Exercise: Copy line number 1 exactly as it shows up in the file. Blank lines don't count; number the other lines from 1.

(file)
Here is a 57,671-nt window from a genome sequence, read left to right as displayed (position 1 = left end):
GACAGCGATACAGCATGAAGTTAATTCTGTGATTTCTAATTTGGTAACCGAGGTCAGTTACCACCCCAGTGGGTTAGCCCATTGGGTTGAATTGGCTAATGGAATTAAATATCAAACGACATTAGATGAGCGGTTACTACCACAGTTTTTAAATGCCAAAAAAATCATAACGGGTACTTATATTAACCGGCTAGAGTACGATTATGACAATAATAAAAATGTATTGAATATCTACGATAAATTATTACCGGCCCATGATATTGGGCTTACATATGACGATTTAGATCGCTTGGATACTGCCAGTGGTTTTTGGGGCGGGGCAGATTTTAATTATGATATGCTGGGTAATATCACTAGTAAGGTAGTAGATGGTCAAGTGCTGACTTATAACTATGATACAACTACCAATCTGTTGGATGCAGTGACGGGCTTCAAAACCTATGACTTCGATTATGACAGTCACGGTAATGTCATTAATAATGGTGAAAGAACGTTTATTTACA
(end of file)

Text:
Here is a 57,671-nt window from a genome sequence, read left to right as displayed (position 1 = left end):